How to Comfort Someone Who Is Grieving


How to Comfort Someone Who Is Grieving

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23 Dec 2022

By Michael Jacobson

It’s an unfortunate guarantee that at some point someone you care about is going to experience a loss. Grief is a complicated process that is felt differently by everyone, and it can be daunting to attempt to give a grieving person comfort, even when you have experienced it for yourself. 

We’ve compiled some helpful suggestions for comforting someone who is grieving. It’s important to note that no two people grieve the same way, so advice that may be appreciated by one person might not strike a chord with another. But so long as you’re approaching the situation with good intentions, your sympathy will come across regardless.

Listen, don’t talk

Where there is grief, there is often silence. It is easy to read this silence as uncomfortable and try to fill it on behalf of the grieving person, in order to relieve any awkward tension. Sometimes it feels easier to talk about literally anything other than the loss they have experienced. Instead of this being your first reaction, see if there is anything they would like to talk about:

  • Ask them if they would like to talk about the deceased. Directly acknowledging their loss will let them share the memories that are probably already at the forefront of their mind, and show them you can be relied on for support.
  • If they say no, ask them if they would like to talk about anything else instead. They may want to vent about a completely different topic, and you can provide them with that outlet.
  • If they don’t want to talk at all right now, let them know that’s fine, and that you’re ready to listen whenever they feel like talking. They might even ask you to do all of the talking - in which case, go right ahead!

It is also useful to establish how they would like to stay in contact. Social media and the way it enables us to stay connected at all times can be good for people who are grieving. However, some people might prefer in-person conversations and the comfort of sharing physical space. 

You may want to let the bereaved person know that you have been in a similar situation yourself, and share your experiences and coping mechanisms to let them know that they are not alone. Sometimes this can be helpful, but try to avoid centering the conversation on yourself. Always give them the opportunity to speak first, and practice active listening - put your phone away!

Loss of control is a stressful sensation often brought on by the death of a loved one. By listening to their needs and talking on their terms, you’re allowing the grieving person to exercise control over the situation and validate their feelings. Don’t let fear of saying the wrong thing prevent you from reaching out altogether - by choosing to initiate a conversation you’re already taking a big step towards comforting them. 

Help them with chores

There are very real physical side effects that come with grief. As well as emotional distress, studies have shown that the physical repercussions of grief include headaches, fatigue, and digestive issues - even chest pain similar to that of a heart attack. When dealing with the toll grief is taking on their body, a grieving person may struggle to complete daily tasks.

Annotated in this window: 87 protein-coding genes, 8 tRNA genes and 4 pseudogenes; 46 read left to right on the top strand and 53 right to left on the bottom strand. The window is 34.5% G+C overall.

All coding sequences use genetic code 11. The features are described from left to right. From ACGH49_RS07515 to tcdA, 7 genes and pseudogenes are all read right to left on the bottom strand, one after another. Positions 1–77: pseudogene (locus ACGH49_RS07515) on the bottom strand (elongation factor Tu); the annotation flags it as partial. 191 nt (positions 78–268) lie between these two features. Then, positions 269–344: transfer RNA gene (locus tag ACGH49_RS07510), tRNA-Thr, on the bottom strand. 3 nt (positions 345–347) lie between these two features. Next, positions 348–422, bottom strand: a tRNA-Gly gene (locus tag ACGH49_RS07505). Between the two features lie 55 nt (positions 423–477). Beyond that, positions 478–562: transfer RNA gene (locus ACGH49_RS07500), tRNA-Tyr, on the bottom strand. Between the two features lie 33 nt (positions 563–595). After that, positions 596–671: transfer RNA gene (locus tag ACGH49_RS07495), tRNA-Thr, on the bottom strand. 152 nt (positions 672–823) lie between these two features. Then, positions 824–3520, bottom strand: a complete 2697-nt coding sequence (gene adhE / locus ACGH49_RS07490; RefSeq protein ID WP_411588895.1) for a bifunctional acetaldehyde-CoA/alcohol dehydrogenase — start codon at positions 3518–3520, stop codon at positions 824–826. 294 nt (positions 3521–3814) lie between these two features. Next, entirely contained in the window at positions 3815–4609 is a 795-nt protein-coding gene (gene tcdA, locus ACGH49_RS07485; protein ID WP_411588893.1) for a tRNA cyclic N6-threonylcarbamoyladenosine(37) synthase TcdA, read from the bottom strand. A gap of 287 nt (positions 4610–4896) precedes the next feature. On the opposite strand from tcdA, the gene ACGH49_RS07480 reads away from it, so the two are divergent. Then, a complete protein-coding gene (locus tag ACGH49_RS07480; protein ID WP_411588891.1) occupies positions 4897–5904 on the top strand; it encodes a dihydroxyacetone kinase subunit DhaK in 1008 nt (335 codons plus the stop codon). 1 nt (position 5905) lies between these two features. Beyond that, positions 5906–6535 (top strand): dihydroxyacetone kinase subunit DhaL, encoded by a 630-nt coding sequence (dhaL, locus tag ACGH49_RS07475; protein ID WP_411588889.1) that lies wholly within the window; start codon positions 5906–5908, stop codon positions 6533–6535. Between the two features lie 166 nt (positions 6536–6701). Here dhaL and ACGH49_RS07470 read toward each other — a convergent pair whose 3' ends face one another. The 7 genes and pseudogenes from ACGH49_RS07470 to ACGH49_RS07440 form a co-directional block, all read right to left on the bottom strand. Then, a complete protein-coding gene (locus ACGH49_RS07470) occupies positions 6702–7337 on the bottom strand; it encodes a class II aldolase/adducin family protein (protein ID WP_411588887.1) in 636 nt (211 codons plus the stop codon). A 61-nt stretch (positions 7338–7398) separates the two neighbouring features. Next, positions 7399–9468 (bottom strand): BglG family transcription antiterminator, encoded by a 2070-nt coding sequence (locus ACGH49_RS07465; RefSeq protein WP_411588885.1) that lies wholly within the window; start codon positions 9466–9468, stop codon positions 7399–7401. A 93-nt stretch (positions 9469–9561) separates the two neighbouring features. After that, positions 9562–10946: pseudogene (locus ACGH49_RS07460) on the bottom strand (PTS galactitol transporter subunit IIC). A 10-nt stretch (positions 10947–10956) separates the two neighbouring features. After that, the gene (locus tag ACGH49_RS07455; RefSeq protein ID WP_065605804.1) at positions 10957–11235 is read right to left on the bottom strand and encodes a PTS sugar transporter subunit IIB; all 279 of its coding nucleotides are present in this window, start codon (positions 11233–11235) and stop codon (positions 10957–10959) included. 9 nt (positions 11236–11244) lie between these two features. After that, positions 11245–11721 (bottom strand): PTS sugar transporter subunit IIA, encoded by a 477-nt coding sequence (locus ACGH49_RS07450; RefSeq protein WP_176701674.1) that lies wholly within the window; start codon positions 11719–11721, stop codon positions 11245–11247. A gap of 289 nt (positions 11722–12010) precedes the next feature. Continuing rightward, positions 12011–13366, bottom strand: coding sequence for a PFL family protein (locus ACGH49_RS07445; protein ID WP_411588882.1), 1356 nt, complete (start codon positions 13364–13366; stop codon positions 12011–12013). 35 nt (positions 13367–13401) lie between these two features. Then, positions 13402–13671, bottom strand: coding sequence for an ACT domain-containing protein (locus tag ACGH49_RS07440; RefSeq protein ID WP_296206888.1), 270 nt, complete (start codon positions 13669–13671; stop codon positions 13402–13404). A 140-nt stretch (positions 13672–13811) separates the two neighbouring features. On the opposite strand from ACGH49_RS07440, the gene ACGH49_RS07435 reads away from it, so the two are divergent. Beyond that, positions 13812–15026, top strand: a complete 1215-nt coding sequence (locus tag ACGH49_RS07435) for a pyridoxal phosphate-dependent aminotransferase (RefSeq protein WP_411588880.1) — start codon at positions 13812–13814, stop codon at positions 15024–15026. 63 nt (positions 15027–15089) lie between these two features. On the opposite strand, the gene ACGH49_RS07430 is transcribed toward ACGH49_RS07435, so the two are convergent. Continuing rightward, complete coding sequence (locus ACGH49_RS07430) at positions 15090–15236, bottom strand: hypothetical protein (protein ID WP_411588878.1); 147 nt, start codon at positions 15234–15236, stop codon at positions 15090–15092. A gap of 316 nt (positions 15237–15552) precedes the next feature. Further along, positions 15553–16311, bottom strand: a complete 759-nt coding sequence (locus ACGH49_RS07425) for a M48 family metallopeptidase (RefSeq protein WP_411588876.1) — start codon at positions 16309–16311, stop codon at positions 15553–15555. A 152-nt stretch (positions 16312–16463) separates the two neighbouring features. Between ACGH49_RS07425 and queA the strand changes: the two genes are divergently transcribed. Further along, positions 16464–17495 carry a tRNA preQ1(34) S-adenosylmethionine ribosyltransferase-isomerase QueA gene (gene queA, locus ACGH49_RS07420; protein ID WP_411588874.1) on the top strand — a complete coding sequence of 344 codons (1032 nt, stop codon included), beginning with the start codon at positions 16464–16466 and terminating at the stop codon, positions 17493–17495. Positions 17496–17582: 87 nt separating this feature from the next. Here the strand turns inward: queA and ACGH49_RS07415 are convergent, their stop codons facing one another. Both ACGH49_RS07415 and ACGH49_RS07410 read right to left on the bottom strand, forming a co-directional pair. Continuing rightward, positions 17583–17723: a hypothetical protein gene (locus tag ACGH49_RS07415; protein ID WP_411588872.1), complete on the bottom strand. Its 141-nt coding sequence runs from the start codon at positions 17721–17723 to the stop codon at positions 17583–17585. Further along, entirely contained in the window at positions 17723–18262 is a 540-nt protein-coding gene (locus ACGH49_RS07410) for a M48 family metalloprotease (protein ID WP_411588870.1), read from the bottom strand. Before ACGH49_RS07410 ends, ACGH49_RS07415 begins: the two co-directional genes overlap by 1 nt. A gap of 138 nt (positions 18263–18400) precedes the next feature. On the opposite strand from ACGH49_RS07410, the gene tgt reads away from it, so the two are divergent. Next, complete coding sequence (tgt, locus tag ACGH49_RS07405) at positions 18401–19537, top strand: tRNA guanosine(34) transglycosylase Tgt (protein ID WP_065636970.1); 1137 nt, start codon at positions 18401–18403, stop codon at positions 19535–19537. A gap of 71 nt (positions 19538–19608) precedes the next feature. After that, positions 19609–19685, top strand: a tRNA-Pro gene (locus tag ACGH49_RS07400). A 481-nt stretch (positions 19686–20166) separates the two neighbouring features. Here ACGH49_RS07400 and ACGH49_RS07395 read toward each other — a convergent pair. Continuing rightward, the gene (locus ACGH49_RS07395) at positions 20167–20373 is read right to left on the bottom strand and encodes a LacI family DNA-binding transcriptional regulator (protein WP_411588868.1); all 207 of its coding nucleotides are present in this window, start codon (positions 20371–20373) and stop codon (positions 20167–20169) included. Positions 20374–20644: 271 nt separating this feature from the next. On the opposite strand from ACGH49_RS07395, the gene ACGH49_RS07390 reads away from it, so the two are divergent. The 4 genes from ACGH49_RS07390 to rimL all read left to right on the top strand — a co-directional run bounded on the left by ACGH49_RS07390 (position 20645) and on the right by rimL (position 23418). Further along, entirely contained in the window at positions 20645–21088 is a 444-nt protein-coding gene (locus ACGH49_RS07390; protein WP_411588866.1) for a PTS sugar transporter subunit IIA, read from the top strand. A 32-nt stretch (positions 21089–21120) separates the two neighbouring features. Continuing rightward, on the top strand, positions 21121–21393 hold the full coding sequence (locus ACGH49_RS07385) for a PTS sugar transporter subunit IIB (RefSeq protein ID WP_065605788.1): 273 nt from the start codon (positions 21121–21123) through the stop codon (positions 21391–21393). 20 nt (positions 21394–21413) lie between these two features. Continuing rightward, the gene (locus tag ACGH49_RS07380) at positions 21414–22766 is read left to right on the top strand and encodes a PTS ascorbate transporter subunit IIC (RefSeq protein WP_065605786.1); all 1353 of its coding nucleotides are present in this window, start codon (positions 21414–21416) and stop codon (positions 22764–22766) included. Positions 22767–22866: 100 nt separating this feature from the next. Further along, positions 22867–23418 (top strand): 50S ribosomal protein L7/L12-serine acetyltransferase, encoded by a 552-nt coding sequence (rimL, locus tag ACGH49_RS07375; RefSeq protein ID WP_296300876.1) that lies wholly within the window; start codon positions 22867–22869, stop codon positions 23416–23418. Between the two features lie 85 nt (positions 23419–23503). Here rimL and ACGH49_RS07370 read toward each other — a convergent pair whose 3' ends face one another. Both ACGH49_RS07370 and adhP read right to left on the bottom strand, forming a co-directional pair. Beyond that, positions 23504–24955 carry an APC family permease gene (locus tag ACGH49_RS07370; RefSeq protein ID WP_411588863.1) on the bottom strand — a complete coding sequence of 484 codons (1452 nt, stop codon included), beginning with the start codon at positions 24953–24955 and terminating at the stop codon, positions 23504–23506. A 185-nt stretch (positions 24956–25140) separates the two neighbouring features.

Don’t be fooled by outward appearances - someone may seem very put together out of doors, but fall apart in the safety of their own home. There may be a number of chores they are finding difficult to stay on top of. Even activities that they previously enjoyed might require more energy than they’re able to give. This is an area where you could step in and help.

Ask the person who is grieving if there are any chores you can take care of for them, and give suggestions of what they could be - this takes the pressure off of them to provide an answer when they might not have the headspace to do so. Tasks might include helping with groceries, driving them to appointments, or giving them a hand with cleaning around the house. If you’re confident in the kitchen you could offer to do some cooking for them, so that keeping themselves fed is one less thing to worry about. 

Grieving people often struggle to ask for help outright, and many find it difficult to accept help even when it’s offered. If your suggestions are rejected don’t take it personally, and don’t rescind your offers. Give them a little time and space, and try again. When someone’s life has been turned upside down by a loss, the best thing you can do for them is be steady and consistent. 

It’s scientifically proven that flowers make you feel better

There is plenty of research available linking time spent in nature to improvements in health, both mental and physical. If the weather allows for it, why not ask the bereaved if they would like to join you on a hike, or a nature walk? If you happen to spot any wildflowers while walking then you’re in luck - flowers are known to stimulate the release of chemicals in the brain associated with happiness.

If you choose to gift a grieving person with sympathy flowers, you’re exposing them to potentially three mood-boosting chemicals - one of which also serves to solidify and deepen your bond. If you’re looking for an unintrusive way to say you’re sorry, flowers are a great way to acknowledge a loss without overwhelming the recipient. Writing a card to go with them also gives you a chance to think carefully about your initial condolence message. 

The team at French Florist are honored to be able to bring comfort to those who are grieving, and take sympathy arrangements very seriously. Order by 2 pm, we can arrange for same-day local delivery across Los Angeles.


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